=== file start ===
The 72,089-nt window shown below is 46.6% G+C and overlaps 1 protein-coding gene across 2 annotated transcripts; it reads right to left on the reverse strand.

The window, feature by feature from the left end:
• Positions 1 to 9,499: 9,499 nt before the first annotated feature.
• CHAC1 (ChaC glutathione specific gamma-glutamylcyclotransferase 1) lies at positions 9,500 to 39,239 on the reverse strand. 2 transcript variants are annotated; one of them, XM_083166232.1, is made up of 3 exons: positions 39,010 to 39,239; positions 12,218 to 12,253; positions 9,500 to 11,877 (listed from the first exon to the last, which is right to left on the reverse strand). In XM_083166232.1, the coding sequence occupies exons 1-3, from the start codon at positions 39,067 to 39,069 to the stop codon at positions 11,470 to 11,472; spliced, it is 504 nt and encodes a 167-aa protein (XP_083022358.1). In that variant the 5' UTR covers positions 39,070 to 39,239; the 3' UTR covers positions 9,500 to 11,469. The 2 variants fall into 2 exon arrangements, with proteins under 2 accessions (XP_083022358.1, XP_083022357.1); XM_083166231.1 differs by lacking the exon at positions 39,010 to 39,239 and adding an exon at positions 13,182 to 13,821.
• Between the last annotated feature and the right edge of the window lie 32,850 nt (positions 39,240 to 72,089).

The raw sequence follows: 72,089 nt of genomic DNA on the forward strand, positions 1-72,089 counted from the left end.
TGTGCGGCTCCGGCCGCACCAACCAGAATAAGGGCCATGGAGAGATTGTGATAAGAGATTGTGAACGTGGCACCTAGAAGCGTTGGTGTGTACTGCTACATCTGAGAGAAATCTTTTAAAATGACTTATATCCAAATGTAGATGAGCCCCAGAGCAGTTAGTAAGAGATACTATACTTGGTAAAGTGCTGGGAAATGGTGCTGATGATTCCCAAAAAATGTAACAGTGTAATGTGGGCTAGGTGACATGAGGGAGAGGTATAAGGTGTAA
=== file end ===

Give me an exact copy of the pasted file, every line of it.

The 72,089-nt window shown below is 46.6% G+C and overlaps 1 protein-coding gene across 2 annotated transcripts; it reads right to left on the reverse strand.

The window, feature by feature from the left end:
• Positions 1 to 9,499: 9,499 nt before the first annotated feature.
• CHAC1 (ChaC glutathione specific gamma-glutamylcyclotransferase 1) lies at positions 9,500 to 39,239 on the reverse strand. 2 transcript variants are annotated; one of them, XM_083166232.1, is made up of 3 exons: positions 39,010 to 39,239; positions 12,218 to 12,253; positions 9,500 to 11,877 (listed from the first exon to the last, which is right to left on the reverse strand). In XM_083166232.1, the coding sequence occupies exons 1-3, from the start codon at positions 39,067 to 39,069 to the stop codon at positions 11,470 to 11,472; spliced, it is 504 nt and encodes a 167-aa protein (XP_083022358.1). In that variant the 5' UTR covers positions 39,070 to 39,239; the 3' UTR covers positions 9,500 to 11,469. The 2 variants fall into 2 exon arrangements, with proteins under 2 accessions (XP_083022358.1, XP_083022357.1); XM_083166231.1 differs by lacking the exon at positions 39,010 to 39,239 and adding an exon at positions 13,182 to 13,821.
• Between the last annotated feature and the right edge of the window lie 32,850 nt (positions 39,240 to 72,089).

The raw sequence follows: 72,089 nt of genomic DNA on the forward strand, positions 1-72,089 counted from the left end.
TGTGCGGCTCCGGCCGCACCAACCAGAATAAGGGCCATGGAGAGATTGTGATAAGAGATTGTGAACGTGGCACCTAGAAGCGTTGGTGTGTACTGCTACATCTGAGAGAAATCTTTTAAAATGACTTATATCCAAATGTAGATGAGCCCCAGAGCAGTTAGTAAGAGATACTATACTTGGTAAAGTGCTGGGAAATGGTGCTGATGATTCCCAAAAAATGTAACAGTGTAATGTGGGCTAGGTGACATGAGGGAGAGGTATAAGGTGTAA